Buson is so deadpan in his rendering of the scene that even the translator, Sam Hamill, fails to see it. He notes that Buson is ‘reminding his audience that nobility has nothing whatever to do with palaces and embroidered robes, but true nobility is obtainable in every human endeavour.’ 4 This may seem the case to Hamill. The word nobly, however, in conjunction with human toilet actions should immediately alert the reader that there is more going on here than simple description of a scene. ‘Nobly’ sets this poem up so perfectly and allows one to instantly see the irony and impossibility of the situation: try as he might, the great priest cannot be noble while being observed doing something as common as his toilet. One can almost hear Buson’s irreverent laughter. The fact that it is a bleak winter day just makes the priest’s attempts at being noble all the more ridiculous, but completes the poem. No amount of pomp can disguise the fact that even the high and mighty are just the same as common people because they must also shit every day.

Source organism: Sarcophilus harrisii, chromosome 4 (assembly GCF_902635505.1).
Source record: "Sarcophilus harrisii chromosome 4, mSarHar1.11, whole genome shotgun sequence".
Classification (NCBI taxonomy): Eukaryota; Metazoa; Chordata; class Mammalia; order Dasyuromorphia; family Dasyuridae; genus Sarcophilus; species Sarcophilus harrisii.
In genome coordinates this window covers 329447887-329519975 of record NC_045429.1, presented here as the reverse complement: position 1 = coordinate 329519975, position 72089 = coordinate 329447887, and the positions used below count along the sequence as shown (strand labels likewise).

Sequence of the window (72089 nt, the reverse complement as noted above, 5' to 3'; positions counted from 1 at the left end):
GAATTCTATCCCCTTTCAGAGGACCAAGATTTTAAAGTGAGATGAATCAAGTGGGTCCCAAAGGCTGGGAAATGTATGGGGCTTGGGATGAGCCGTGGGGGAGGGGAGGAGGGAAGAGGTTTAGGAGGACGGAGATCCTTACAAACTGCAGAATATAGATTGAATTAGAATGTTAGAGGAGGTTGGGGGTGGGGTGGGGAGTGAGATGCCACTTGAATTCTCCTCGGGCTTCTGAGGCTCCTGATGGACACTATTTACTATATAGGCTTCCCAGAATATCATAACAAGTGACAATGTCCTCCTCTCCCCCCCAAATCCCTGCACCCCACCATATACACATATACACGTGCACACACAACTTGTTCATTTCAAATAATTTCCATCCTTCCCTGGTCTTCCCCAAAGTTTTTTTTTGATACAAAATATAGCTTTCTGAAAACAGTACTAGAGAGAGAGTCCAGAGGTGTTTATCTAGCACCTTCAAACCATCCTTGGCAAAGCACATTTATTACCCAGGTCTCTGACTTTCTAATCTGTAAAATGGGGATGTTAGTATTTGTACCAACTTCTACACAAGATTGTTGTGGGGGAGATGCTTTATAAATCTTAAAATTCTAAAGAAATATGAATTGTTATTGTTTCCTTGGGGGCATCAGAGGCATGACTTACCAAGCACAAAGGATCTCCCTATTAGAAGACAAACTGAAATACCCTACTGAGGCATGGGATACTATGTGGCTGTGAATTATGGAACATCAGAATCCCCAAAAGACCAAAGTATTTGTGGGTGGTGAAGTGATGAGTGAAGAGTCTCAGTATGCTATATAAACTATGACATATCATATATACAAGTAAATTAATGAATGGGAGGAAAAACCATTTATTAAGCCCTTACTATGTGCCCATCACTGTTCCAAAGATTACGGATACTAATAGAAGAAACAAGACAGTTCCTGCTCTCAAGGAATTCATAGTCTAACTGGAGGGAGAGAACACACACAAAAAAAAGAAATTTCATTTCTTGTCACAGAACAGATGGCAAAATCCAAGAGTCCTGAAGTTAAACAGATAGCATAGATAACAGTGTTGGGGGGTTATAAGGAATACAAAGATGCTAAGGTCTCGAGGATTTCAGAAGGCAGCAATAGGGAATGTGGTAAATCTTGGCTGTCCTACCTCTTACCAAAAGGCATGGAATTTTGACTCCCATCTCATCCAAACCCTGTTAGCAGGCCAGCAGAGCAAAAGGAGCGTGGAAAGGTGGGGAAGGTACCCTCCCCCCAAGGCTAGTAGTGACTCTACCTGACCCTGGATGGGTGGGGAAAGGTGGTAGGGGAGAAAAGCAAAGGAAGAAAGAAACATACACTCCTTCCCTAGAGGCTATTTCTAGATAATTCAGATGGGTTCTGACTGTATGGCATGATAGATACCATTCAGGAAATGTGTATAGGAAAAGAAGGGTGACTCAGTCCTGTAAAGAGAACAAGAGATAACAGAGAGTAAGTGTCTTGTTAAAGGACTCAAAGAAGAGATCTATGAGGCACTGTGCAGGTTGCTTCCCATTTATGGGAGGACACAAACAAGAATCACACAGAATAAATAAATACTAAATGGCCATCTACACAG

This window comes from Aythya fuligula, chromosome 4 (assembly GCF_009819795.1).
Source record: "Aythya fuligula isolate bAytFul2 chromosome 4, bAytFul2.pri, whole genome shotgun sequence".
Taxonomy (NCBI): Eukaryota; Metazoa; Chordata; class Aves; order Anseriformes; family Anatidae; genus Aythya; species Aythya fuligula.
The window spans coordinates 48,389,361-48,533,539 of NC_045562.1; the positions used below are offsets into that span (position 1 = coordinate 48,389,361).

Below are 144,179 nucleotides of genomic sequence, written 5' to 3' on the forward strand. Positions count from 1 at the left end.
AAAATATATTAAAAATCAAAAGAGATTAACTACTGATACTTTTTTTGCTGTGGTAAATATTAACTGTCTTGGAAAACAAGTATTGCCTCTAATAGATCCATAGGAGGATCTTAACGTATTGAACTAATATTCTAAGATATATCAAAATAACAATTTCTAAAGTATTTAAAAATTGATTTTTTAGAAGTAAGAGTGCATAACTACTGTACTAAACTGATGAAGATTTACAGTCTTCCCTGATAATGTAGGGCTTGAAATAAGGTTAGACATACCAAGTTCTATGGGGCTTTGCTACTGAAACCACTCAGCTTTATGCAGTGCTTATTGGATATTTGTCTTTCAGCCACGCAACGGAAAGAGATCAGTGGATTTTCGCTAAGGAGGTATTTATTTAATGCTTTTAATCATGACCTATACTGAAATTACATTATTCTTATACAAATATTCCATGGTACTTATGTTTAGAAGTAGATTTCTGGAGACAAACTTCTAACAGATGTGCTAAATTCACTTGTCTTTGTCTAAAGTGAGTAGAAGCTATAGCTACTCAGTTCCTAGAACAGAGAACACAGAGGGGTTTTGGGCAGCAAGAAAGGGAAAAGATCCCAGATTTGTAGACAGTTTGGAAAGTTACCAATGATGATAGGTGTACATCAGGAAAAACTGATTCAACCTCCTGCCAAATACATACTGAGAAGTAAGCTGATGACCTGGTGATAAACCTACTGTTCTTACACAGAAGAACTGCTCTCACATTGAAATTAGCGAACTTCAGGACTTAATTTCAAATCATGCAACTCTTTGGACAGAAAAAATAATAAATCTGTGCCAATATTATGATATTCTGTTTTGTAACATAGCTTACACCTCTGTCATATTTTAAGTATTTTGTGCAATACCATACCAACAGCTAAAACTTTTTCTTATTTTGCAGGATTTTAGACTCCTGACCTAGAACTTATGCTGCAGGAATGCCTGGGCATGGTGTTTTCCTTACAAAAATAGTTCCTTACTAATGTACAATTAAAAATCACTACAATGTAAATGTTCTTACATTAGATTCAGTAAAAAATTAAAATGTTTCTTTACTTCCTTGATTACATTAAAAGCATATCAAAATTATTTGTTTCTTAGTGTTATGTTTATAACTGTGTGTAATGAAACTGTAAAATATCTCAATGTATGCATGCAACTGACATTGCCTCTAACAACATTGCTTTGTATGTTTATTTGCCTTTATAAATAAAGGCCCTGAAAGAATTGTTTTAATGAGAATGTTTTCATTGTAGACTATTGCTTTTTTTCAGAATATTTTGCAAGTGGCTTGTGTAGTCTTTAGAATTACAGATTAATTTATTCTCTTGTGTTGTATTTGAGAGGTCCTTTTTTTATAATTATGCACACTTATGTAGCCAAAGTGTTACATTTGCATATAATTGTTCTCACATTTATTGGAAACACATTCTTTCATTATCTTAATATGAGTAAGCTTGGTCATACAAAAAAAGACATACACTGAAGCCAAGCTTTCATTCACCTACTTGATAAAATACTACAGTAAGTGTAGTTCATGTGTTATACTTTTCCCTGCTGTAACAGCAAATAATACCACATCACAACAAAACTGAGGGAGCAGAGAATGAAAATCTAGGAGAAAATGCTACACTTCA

Plum blossoms in bloom,
in a Kitano teahouse,
the master of sumo 5

In the above by Buson, we see the delicateness of plum blossoms in bloom, symbolising the freshness of youth, juxtaposed with the strength of the old wrestler. The master of a sumo wrestling stable is a retired wrestler and would have been a great wrestler in his prime. The image of a presumably very large man sipping his tea in a teahouse, which was usually very small, is a funny one. The job of the master is, of course, to bring blossoming talent to fruition. Though the fruit is never mentioned, the reader’s mind is also projected ahead of time to envisage the plum fruit, and by extension the fat and full, purple face of the master wrestler.